"No Person held to Service or Labour in one State, under the Laws thereof, escaping into another, shall, in Consequence of any Law or Regulation therein, be discharged from such Service or Labour, but shall be delivered up on Claim of the Party to whom such Service or Labour may be due."

This allowed slave owners to demand the return of escaped slaves, even if the slave escaped to a free state.  The Thirteenth Amendment rendered this clause moot.

Section 3 addresses the admission of new states.  Any new state may not be created within the boundaries of an existing state, nor by the junction of any two existing states without the consent of the states involved and the federal government.

The second part of Section 3 deals with territory:

"The Congress shall have power to dispose of and make all needful Rules and Regulations respecting the Territory or other Property belonging to the United States; and nothing in this Constitution shall be so construed as to Prejudice any Claims of the United States, or of any particular State."

The Congress ultimately has authority over all U.S. territory, but what exactly is "territory"?  In a series of decisions about the "Insular Territories", the Supreme Court ruled that territories belonged to but were not part of the United States.  This has led to the long-standing debate over the political status of Puerto Rico, for example.

Section 4 requires that every state establish a republican form of government.  It does not specify the precise form the government of each state must take, only that it be based on the principles of the consent of the governed.  In that vein, no state has a purely democratic government - all have a representative government of one style or another, and all are based on the federal model, with an executive, a legislature and a judiciary.  This section also required the federal government to protect the states from invasion and domestic violence.

Next up: Amendments

Friday, April 26, 2013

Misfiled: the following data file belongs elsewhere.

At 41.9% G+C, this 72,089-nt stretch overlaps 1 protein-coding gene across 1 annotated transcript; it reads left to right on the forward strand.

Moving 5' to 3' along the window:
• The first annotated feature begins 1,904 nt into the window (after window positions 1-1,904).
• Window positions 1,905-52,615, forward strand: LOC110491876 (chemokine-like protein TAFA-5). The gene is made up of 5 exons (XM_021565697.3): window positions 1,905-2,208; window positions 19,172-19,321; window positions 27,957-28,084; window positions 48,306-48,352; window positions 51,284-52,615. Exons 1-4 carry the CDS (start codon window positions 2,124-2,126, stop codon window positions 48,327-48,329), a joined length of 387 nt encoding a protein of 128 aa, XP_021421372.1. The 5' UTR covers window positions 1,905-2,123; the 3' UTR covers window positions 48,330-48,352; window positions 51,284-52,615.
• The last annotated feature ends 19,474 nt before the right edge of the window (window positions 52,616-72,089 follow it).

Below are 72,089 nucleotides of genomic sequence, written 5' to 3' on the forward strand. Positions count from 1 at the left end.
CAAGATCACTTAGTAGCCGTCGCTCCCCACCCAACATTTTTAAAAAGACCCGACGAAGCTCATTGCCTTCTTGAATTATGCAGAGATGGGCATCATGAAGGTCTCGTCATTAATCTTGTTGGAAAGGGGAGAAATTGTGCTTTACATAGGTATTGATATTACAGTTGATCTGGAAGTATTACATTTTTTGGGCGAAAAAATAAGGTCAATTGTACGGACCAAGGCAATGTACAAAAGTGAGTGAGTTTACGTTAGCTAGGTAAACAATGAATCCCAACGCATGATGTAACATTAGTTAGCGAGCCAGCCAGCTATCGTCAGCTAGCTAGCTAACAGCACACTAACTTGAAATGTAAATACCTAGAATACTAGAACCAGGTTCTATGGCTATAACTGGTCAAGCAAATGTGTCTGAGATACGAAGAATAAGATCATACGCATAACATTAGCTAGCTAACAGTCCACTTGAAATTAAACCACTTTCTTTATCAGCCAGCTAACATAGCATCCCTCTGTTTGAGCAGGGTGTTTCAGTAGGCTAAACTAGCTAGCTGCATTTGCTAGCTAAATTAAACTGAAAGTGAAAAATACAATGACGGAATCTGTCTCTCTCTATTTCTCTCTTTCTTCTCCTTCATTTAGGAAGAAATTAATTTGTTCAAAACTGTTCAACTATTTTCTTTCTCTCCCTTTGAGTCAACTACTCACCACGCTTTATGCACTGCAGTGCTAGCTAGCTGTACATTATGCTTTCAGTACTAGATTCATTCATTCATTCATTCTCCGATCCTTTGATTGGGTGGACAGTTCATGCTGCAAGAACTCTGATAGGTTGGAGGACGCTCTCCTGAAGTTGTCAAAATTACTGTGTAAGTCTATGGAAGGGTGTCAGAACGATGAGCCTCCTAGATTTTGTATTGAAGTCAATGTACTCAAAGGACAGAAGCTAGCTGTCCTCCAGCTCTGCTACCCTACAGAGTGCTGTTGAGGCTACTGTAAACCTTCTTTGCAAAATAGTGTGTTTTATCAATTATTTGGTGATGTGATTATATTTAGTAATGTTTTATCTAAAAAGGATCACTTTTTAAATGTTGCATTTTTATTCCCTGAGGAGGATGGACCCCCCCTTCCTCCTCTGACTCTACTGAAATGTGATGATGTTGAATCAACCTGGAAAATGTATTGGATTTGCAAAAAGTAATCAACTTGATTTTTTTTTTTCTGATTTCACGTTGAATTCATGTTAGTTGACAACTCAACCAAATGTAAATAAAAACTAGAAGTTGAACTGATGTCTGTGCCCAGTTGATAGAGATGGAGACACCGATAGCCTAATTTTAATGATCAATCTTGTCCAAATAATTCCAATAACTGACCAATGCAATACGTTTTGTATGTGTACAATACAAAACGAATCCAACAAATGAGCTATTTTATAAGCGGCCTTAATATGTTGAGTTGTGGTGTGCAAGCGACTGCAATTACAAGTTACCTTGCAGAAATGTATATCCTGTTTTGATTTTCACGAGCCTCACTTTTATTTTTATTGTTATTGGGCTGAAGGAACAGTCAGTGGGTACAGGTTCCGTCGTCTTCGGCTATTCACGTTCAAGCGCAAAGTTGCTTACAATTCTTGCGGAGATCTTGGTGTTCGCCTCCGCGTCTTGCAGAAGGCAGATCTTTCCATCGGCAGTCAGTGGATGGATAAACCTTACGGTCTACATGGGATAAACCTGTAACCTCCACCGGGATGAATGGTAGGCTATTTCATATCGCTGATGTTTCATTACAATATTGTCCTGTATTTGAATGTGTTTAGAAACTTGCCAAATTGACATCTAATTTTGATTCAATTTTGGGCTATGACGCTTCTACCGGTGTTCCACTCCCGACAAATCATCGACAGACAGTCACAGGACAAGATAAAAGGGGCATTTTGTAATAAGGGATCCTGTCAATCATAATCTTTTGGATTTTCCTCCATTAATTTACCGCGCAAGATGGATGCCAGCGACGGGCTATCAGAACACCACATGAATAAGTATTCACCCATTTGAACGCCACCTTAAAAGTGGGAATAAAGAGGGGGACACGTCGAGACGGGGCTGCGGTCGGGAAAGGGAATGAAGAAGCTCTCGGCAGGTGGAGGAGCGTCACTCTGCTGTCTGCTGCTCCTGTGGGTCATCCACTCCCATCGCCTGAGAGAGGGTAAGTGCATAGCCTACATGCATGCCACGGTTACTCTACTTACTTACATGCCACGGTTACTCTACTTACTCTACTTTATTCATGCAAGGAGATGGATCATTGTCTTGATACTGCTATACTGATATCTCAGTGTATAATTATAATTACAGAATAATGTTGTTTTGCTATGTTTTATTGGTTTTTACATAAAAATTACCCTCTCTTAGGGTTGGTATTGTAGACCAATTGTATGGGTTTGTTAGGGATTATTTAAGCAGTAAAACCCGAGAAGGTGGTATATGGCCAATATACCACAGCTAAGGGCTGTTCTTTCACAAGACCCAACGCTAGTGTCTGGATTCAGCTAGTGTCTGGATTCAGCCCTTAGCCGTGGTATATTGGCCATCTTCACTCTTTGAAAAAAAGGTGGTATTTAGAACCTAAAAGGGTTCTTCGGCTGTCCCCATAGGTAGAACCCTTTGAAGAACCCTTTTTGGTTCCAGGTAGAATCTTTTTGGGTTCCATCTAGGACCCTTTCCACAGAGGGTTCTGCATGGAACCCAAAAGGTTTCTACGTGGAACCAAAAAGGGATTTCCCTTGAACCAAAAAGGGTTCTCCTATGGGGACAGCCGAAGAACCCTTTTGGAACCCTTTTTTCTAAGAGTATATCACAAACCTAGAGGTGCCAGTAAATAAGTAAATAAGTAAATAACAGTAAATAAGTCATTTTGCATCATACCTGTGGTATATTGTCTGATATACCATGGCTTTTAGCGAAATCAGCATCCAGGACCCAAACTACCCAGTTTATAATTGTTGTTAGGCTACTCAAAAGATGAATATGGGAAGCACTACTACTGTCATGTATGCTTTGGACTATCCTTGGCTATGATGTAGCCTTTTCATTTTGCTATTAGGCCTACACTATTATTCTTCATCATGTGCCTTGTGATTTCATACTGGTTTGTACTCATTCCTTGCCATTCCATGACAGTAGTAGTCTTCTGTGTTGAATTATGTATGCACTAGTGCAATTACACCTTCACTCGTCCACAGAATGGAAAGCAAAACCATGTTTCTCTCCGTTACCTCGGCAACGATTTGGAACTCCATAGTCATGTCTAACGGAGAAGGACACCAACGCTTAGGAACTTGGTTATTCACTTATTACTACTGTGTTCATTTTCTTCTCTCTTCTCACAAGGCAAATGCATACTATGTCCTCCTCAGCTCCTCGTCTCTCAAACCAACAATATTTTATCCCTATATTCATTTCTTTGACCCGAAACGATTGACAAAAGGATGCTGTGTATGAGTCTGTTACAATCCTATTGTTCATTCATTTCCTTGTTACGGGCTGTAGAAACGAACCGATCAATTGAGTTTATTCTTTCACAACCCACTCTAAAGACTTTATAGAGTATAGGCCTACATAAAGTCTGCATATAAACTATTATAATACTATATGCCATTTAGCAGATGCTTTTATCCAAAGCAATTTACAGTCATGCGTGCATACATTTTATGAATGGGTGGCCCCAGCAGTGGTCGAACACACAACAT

Article III - The Judiciary

Article III of the Constitution is remarkably short (and I shall attempt to keep this blog entry short, as I am not a long-winded lawyer!), considering the power it vests in the Supreme Court.  It runs only six short paragraphs, and the entirety of one paragraph was modified by the Eleventh Amendment (we will address that when we get to the Amendments).

Simply put, the Supreme Court (as it is now known - it was referred to in the generic, lower-case sense in the Constitution as simply "the supreme Court") was established to be the final arbiter in the interpretation of the laws passes by the legislature.  Justices were appointed to serve while on "good behavior", in other words, for life.  There was no specific number of justices to serve on the court required by the Constitution, and by law, it has been nine, though attempts have been made to change that number, most notably by President Franklin Roosevelt (read about it here).

The primary concern in establishing the judiciary, and having the justices appointed, not elected, was to do the best to ensure that the court would be independent of the whims of the voters and of the current president or Congress.  Their job was to be the final arbiter of the laws of the land, the ultimate court of appeal.  Since then, its powers have evolved to include the concept of judicial review, which is to say, the finding of certain laws Constitutional or not.  This has been a favorite tool of legislators of all parties to try to derail certain laws, most recently the Affordable Health Care Act (Obamacare).  This power of review, however, is not explicitly established by the Constitution, though the Framers did contemplate the idea, as expressed by Alexander Hamilton in Federalist 78:

"The interpretation of the laws is the proper and peculiar province of the courts. A constitution, is, in fact, and must be regarded by the judges, as a fundamental law. It therefore belongs to them to ascertain its meaning, as well as the meaning of any particular act proceeding from the legislative body."

Thomas Jefferson, however, warned about a too-powerful judiciary, one that would "legislate from the bench", as the modern usage puts it:

"You seem ... to consider the judges as the ultimate arbiters of all constitutional questions; a very dangerous doctrine indeed, and one which would place us under the despotism of an oligarchy. Our judges are as honest as other men, and not more so. They have, with others, the same passions for party, for power, and the privilege of their corps.... Their power [is] the more dangerous as they are in office for life, and not responsible, as the other functionaries are, to the elective control. The Constitution has erected no such single tribunal, knowing that to whatever hands confided, with the corruptions of time and party, its members would become despots. It has more wisely made all the departments co-equal and co-sovereign within themselves."

Indeed, the courts are often criticized by people of all political persuasions as being "activist", or overstepping their bounds, especially when ruling against such critics.  Certainly, one can make a case that many of today's  laws came almost directly from Supreme Court decisions, notably abortion laws ("Roe v Wade"), de-segregation ("Brown v Board Of Education"), and the right to stay silent and have legal counsel ("Miranda v Arizona"), to name a few.